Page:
"The New Hampshire Republican State Committee is looking forward to working with our partners at ABC News, WMUR and St. Anselm's College for a New Hampshire Republican presidential primary debate subject to RNC guidelines," said Ager in a statement.
CNN also announced on Thursday it will also host GOP presidential debates next month in New Hampshire, along with Iowa.
(NEW YORK) -- Special counsel David Weiss leveled a nine-count indictment against Hunter Biden late Thursday, accusing President Joe Biden's son of failing to pay $1.4 million in taxes from 2016 to 2020.
The charges, which carry a penalty of up to 17 years in prison, include six misdemeanor charges and three felonies, including alleged tax evasion and filing a false return.
The sprawling 56-page indictment alleges that Hunter Biden earned millions of dollars from foreign entities in Ukraine, Romania and China and "spent millions of dollars on an extravagant lifestyle at the same time he chose not to pay his taxes."
Prosecutors sought to demonstrate that Hunter Biden had the means to pay his taxes from 2016 to 2020, but instead chose to spend his money elsewhere, including $683,212 in "Payments -- Various Women," another $397,530 on "Clothing & Accessories," and $188,960 on "Adult Entertainment."
Hunter Biden "also used the business line of credit to make $27,316 in payments to an online pornography website, which in total accounted for one fifth of all of the business line of credit expenditures," prosecutors wrote.
ABC News previously reported that Hunter Biden borrowed $2 million from his lawyer and confidant Kevin Morris to pay the IRS for back taxes, penalties and liens that he owed.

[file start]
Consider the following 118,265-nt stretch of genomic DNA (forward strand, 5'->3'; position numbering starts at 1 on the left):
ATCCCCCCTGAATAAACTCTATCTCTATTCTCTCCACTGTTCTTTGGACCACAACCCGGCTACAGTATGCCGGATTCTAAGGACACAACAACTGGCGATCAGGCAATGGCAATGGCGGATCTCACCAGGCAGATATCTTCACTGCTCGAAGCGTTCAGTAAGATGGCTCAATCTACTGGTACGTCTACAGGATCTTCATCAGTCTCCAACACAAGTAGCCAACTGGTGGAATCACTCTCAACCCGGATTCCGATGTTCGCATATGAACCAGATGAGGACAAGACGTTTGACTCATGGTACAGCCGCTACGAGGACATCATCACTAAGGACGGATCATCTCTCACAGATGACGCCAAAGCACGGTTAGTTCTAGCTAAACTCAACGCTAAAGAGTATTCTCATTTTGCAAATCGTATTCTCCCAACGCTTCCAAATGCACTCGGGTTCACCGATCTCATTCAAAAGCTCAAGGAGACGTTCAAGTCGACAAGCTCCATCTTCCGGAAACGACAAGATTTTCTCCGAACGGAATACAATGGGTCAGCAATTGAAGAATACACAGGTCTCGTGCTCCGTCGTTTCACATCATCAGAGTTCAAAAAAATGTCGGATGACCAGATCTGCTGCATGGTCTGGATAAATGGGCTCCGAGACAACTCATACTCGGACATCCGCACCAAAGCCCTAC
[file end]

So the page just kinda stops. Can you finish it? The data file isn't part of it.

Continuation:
Abbe Lowell, an attorney for Hunter Biden, framed the indictment as including "no new evidence" and a result of Weiss "[bowing] to Republican pressure."
"Based on the facts and the law, if Hunter's last name was anything other than Biden, the charges in Delaware, and now California, would not have been brought," Lowell said in a statement.
Prosecutors signaled their intention to bring tax-related charges against the president's son months ago after plea negotiations broke down. A Los Angeles-based grand jury has since issued a subpoena to James Biden, the brother of President Biden, as part of their work investigating Hunter Biden, a source familiar with the matter said.
Weiss' office filed a felony gun indictment against Biden in September. He has pleaded not guilty to those charges.
(WASHINGTON) -- Entrepreneur and Republican presidential candidate Vivek Ramaswamy shared multiple conspiratorial or controversial claims at Wednesday night's debate, amplifying them to a new level of prominence in the 2024 race.
Ramaswamy touted himself as an outsider willing to speak "truth" on stage. But most of his assertions on hot-button topics like Jan. 6, the 9/11 terror attacks and demographic changes in the U.S. were groundless or elevated ideas that have been repeatedly debunked.
He told ABC News at a campaign event the following day that he was "proud" of having stirred discussion of the issues, he said. He also said he didn't believe the theories had, in fact, been debunked.
"I think it is important to speak to the hard truths and I would love to have a strong discussion on the merits of it," he insisted.
Jan. 6, 2021, riot at Capitol wasn't 'inside job'
"Why am I the only person on this stage, at least, who can say that Jan. 6 now does look like it was an inside job?" Ramaswamy said at one point in the debate.
That baseless idea has become popular among fringes on the far-right and on social media, at times even winning support from lawmakers, including Sen. Mike Lee, R-Utah, who last month claimed without evidence that there were "undercover federal agents disguised" in the crowd during the rioting at the U.S. Capitol, as Congress had gathered to certify Donald Trump's election defeat.